Heli-borne survey by NGRI to map acquifer in north west

Also plans to take up drone-based electro-magnetic system for aeriel geo-mapping

Updated - September 16, 2021 08:46 am IST

Published - September 15, 2021 10:44 pm IST - HYDERABAD

Representational Image.

Representational Image.

CSIR-National Geophysical Research Institute (NGRI) will be using heli-borne geophysical mapping technique to cover about 4 lakh sq km of arid regions north western India to take up high resolution aquifer mapping and management to augment the groundwater resources.

The institute has been contracted by the Union Water Resources Ministry to take up the project in in two phases — from the foothills of the Himalayas to Punjab, Rajasthan and Gujarat till the Rann of Kutch, to provide a high resolution 3D image of the sub-surface up to a depth of 500 meters below the ground.

It is also developing a new drone in association with other CSIR labs for taking up drone based electro-magnetic system for conducting aeriel geo-mapping with the first prototype instrument ready for testing, said Director V.M. Tiwari on Wednesday.

“We are also going to take up drone-based magnetic measurement of the Ladakh region since ground-based geothermal surface measurements is not possible. Whether it is 10 metres or 100 metres, remote sensing is going to play a big role and we need to strengthen our capacity to tap natural resources in an environmental friendly manner,” he said.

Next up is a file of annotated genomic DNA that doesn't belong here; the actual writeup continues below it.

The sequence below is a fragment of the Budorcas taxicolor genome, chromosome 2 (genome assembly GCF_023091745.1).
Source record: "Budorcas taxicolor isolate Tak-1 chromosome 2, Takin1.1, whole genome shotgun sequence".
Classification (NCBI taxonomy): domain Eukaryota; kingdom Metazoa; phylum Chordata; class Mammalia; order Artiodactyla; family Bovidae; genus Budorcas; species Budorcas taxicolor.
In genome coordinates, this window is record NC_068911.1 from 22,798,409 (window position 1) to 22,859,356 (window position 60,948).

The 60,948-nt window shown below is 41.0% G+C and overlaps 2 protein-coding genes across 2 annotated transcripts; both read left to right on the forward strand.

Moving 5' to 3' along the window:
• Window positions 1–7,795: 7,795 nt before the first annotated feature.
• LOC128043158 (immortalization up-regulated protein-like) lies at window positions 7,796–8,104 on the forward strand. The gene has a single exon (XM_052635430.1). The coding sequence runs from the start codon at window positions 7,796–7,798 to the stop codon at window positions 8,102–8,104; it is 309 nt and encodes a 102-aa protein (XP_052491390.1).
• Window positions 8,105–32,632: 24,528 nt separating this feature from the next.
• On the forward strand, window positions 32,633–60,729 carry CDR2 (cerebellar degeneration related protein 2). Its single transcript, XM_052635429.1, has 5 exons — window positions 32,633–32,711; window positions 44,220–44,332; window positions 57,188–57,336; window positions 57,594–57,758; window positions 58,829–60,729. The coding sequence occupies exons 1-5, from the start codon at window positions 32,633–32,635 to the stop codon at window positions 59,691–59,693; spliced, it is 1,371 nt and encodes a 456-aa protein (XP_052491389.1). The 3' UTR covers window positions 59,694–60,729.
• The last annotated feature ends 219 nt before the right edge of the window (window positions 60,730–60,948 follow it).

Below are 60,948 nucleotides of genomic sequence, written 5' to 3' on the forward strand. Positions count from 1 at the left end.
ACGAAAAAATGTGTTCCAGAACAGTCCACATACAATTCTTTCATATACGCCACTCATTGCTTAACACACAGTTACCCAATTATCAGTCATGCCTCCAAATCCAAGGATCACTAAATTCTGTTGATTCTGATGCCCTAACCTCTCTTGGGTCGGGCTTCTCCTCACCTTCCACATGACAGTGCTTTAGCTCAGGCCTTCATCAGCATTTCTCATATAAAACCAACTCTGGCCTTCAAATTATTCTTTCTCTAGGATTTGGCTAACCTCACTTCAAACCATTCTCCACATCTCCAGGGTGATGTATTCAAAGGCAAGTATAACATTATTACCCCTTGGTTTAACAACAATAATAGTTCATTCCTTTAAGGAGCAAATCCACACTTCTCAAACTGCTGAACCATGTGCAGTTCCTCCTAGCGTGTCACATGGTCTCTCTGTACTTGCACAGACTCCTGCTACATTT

Dr. Tiwari was participating in a webinar organised by CSIR on ‘Airborne Geophysics: Fast-tracking exploration of mineral and groundwater resources in India’ as part of the 75 years celebrations of the country’s independence.

The director listed out the several successful projects done using airborne or heli-borne survey like helping Rail Vikas Nigam Limited (RVNL) complete a 126-km work on 16 tunnels in Rishikesh, check for survivors in the recent Himalayan landslide at the Chamoli region to map the tunnel within 48 hours, helping Atomic Minerals Directorate (AMD) explore for uranium and other minerals, etc.

NGRI chief scientist Ajay Mangalik traced the evolution of the airborne geophysics which began from a Dakota fixed wing aircraft in the ’70s to heli-borne surveys with spectrometers inside and sensors hanging beneath to check for rock, radioactive elements, oil, gasm bedrocks, faults, acquifers, etc.

AMD additional director R. Mamallan recalled the 50-year association with NGRI and said while the first phase of 1.25 lakh flying km of airborne survey has been completed for heavy metals exploration, another 1.25 lakh flying km is under way, of which 30,000 km was done and another 90,000 km is to be completed in four years.

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